jail.jpgYes, even convicted criminals have rights. Including the right to bring a New York personal injury or medical malpractice claim. An inmate has a right to competent medical care while under the custody of the prison authorities. If the prison medical team screws up, and causes him harm, he can sue for compensation. At Michaels & Smolak we get letters from inmates at the Auburn State maximum security prison (just around the corner from our main office!) all the time. We reject 99% of those cases either because there was no real malpractice, or because the injuries are too minor to bother with a lawsuit against the State. But every once in a while an inmate has a legitimate claim for real serious injuries.

Case in point: In Black v. State of New York, a prison doctor, after examining an inmate complaining of cervical neck pain, and after reviewing an MRI, correctly concluded he was suffering from “spinal stenosis“, a condition in which the narrowing of the spinal canal exerts pressure on the spinal cord, and myelomalacia, a softening of the spinal cord. The physician correctly noted the condition was serious and even dangerous, and justified an expert consultation, but did not realize that it required immediate emergency surgery to prevent paralysis. While awaiting approval for a neurological consultation, the inmate re-injured his cervical spine when he fell in his prison cell. The inmate ended up paralyzed from the chest down. Timely surgery would have prevented this from happening.

The Appellate Division, Fourth Department (Rochester, NY appellate court) recently upheld the Court of Claims’ $15 Million medical malpractice verdict on behalf of the estate of the now deceased inmate.

just because you did it.pngI came across this lawyer advertising billboard on the web and couldn’t convince myself NOT to post it on my blog. So now I have to justify posting it. I am going to somehow tie this sign into New York personal injury stuff. Just wait and see!

When you think about it, the sign is not just funny, or a sad statement about sleazy lawyering, it is actually true. You may have done the act you are accused of doing, but nevertheless be “not guilty” of the crime for a variety of reasons. For example, Bob Marley may have shot the sheriff, but if it was in self-defense (or if he was insane, or if the gun went off by mistake) there may be no “crime”.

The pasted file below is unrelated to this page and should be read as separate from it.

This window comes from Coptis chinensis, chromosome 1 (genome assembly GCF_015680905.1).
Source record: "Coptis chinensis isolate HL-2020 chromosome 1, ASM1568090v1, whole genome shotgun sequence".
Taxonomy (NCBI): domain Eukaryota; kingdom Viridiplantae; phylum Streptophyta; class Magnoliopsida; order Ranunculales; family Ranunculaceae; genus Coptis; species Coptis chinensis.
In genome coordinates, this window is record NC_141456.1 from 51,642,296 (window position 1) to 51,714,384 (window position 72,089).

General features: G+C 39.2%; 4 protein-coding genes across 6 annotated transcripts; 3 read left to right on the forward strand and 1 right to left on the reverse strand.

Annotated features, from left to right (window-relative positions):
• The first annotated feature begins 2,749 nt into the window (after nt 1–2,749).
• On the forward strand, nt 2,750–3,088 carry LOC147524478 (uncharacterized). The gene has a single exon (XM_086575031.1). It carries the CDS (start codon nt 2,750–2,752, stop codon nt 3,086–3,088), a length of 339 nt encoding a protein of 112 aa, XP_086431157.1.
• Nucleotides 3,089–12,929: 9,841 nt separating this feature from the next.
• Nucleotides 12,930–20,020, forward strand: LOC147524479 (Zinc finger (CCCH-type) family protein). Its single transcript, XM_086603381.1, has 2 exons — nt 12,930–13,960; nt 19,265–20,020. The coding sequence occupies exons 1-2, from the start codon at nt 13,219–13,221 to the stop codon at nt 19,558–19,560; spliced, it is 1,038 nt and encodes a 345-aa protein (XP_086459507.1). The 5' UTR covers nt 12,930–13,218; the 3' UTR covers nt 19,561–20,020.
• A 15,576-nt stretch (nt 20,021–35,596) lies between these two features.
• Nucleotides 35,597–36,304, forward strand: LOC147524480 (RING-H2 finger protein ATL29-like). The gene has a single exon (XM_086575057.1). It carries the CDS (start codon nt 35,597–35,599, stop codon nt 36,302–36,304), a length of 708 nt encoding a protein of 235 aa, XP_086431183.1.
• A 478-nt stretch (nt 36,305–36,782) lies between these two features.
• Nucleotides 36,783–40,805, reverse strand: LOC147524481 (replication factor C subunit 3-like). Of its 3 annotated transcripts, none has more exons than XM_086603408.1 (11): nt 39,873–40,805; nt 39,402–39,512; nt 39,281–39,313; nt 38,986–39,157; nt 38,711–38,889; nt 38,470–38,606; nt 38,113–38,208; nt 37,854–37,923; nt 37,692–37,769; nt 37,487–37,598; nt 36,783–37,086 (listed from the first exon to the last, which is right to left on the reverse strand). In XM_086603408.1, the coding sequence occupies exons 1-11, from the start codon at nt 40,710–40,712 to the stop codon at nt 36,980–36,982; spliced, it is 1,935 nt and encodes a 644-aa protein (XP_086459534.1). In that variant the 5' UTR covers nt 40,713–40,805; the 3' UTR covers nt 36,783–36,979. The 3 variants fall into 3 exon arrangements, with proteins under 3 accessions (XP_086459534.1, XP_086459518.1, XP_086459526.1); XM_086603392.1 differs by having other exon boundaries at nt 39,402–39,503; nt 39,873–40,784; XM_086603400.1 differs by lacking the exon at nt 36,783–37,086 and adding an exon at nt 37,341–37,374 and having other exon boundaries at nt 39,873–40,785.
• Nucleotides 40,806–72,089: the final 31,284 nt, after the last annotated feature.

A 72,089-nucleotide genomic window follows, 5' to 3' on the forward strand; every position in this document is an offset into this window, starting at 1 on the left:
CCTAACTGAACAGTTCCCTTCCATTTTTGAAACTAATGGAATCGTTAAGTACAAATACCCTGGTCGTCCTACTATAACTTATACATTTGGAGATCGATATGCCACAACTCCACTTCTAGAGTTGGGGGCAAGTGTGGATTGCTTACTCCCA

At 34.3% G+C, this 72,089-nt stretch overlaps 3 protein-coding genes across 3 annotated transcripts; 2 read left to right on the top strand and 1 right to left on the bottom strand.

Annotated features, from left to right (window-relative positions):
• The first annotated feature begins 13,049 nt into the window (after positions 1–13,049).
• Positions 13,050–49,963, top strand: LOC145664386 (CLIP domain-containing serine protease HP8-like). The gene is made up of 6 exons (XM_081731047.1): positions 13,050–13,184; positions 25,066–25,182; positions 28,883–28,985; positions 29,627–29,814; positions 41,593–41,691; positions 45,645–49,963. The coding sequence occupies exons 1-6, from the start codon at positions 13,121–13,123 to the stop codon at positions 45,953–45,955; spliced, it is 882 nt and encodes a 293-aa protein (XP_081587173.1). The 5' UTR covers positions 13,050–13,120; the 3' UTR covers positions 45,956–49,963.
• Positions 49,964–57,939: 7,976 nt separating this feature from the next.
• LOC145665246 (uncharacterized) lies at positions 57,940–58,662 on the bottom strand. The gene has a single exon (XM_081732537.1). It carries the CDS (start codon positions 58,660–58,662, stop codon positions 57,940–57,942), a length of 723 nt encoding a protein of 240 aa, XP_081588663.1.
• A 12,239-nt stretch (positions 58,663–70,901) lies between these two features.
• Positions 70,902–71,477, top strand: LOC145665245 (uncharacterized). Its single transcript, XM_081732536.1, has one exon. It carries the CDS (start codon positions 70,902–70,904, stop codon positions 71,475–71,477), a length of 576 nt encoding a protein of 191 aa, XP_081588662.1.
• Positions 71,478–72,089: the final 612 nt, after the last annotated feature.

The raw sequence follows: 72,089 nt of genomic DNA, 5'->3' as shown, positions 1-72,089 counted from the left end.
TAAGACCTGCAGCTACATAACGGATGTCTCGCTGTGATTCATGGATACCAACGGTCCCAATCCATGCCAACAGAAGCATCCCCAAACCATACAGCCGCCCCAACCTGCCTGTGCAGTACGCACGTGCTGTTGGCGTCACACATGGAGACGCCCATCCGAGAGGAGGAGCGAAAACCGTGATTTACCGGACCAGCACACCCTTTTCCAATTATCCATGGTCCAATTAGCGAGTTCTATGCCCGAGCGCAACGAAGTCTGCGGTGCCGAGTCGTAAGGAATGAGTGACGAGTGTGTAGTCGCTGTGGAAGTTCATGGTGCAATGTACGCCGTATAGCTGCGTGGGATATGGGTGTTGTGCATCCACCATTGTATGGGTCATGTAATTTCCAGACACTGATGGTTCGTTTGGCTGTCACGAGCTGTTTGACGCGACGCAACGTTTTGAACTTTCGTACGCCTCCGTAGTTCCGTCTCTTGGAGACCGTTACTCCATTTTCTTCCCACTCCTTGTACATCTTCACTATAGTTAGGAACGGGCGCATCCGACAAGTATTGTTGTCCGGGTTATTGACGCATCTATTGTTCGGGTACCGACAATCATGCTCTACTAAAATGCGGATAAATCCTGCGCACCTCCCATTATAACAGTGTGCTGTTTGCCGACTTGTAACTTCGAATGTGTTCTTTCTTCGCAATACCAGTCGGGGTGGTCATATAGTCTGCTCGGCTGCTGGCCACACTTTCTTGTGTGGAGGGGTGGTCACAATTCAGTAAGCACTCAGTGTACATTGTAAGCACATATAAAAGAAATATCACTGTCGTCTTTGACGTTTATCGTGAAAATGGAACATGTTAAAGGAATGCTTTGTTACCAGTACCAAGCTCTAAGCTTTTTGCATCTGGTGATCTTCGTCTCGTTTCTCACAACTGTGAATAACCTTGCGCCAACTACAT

When deciding whether a defendant committed a “crime”, the law looks not only WHAT he did but WHY he did it. What was going on in his head as he did the act? That’s what lawyers call “the mens rea“, i.e., the mental state. If the defendant kills someone deliberately with premeditation, that’s a more serious crime than if it was just careless. And if it was in self-defense, then it was no crime at all.

doctor bad.jpgIf you wanted to hire a driver to drive you on a long trip, would you want access to an easily searchable website where his and other licensed professional drivers’ traffic convictions and accidents were posted?

If your answer is yes, then safety is important to you. And I assume that, if you were going to have major surgery, you would also like an easily searchable website that gives you details about your surgeon’s medical malpractice records, hospital affiliations, and other background information.

Right now, New York State has such a website. It was mandated by a year 2000 Statute, which was passed in response to several high profile medical malpractice failures by doctors with bad – but not easily discoverable – track records.

Reid.jpgIt’s all over the news: Seventy-four year old Senate Minority Leader Harry Reid’s power workout “backfired” on him. Literally.

In a freak accident, the senator was using an “elastic exercise band” to do some kind of exercise in his bathroom, with the band attached somehow to his shower door. As he “flexed”, the band “snapped” and sent him flying across his bathroom floor where his face met some cabinets. He suffered such severe facial injuries that he risks losing the sight in one eye. He also broke a number of bones around his right eye and four ribs. See photo!


icyroad.jpgI just read about a spectacular rollover crash on Interstate 690 in Geddes, NY (near Syracuse) a few hours ago. Fortunately, there were only minor injuries.

I don’t usually blog about local accidents, but I did want to make folks aware that – even though the heavy snow we have been getting is partially to blame for this kind of car accident, New York car accident lawyers routinely bring these kinds of claims successfully against the drivers of the out-of-control vehicles. Yes, insurance defense lawyers often raise the “act of God” defense to weather related accidents. But that defense usually works only where the driver is totally blameless, which is hardly ever the case.

Always remember that you, as the driver, have an absolute duty to your passengers and to other motorists or pedestrians to KEEP CONTROL OF YOUR VEHICLE. Usually, “the road was real icy” or “I hit a snowy patch” are not valid excuses in Court. The only exception usually is where there was no ice or snow anywhere on the roadway before you hit a patch. If you already know there is snow and ice on some areas of the roadway, you have a duty to drive at a speed and in a manner that allows you to control your car even given those conditions.